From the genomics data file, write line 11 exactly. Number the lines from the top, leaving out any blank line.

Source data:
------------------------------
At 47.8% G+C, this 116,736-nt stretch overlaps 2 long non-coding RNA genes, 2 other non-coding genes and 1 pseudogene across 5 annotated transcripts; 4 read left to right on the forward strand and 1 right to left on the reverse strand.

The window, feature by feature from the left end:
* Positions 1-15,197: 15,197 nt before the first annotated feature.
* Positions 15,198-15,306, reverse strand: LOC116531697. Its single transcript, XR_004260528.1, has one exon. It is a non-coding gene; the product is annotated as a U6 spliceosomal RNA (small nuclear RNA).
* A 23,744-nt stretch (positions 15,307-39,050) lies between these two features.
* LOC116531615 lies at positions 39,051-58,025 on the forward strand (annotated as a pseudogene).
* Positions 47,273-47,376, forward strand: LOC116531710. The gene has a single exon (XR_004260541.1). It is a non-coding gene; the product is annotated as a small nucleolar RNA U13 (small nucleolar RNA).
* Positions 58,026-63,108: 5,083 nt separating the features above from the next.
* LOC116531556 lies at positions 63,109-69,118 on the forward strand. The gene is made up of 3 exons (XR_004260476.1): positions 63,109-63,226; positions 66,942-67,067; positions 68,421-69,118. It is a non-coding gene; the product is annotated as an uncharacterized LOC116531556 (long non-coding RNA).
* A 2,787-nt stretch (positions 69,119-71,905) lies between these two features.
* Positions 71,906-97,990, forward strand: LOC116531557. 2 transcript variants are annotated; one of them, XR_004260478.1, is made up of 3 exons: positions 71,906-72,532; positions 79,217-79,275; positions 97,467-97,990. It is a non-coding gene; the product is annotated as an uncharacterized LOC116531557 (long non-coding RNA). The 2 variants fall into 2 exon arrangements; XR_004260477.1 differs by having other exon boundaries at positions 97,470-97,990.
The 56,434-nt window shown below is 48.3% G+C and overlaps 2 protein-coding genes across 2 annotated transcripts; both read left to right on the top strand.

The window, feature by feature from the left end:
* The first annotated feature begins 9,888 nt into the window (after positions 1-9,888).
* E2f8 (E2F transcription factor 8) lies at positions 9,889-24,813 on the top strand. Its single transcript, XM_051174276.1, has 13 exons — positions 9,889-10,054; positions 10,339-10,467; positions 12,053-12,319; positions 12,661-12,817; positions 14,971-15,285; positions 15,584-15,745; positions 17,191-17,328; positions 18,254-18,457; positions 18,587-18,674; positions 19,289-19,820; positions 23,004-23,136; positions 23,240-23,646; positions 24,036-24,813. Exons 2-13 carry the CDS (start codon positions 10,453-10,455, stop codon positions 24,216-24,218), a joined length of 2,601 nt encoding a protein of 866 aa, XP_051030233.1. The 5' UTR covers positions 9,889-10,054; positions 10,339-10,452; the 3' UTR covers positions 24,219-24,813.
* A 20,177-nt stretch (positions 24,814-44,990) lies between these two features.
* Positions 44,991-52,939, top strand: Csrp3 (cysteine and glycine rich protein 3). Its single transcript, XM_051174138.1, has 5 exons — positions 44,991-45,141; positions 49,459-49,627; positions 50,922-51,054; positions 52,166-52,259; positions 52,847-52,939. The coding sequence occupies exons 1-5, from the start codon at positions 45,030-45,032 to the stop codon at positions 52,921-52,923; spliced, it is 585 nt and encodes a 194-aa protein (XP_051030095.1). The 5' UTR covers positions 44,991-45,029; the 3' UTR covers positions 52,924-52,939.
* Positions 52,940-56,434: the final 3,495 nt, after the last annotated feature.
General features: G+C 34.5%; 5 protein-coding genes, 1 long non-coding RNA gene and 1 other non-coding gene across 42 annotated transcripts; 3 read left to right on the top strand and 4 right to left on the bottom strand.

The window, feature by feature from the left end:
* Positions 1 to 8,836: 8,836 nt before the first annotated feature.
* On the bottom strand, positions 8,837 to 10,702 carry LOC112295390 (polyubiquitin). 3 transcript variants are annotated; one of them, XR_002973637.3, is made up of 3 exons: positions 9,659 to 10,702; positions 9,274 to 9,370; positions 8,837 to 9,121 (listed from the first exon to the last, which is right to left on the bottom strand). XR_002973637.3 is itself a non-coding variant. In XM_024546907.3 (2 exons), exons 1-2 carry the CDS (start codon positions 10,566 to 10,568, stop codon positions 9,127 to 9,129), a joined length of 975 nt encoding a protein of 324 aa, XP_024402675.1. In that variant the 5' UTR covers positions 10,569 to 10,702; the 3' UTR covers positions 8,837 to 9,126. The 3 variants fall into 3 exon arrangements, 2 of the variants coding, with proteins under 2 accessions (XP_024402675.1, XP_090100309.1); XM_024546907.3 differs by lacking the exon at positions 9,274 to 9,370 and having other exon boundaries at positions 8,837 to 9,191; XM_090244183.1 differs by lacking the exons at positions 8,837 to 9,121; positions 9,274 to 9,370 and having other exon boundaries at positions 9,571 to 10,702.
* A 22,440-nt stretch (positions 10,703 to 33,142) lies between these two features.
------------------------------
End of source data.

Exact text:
* Positions 71,906-97,990, forward strand: LOC116531557. 2 transcript variants are annotated; one of them, XR_004260478.1, is made up of 3 exons: positions 71,906-72,532; positions 79,217-79,275; positions 97,467-97,990. It is a non-coding gene; the product is annotated as an uncharacterized LOC116531557 (long non-coding RNA). The 2 variants fall into 2 exon arrangements; XR_004260477.1 differs by having other exon boundaries at positions 97,470-97,990.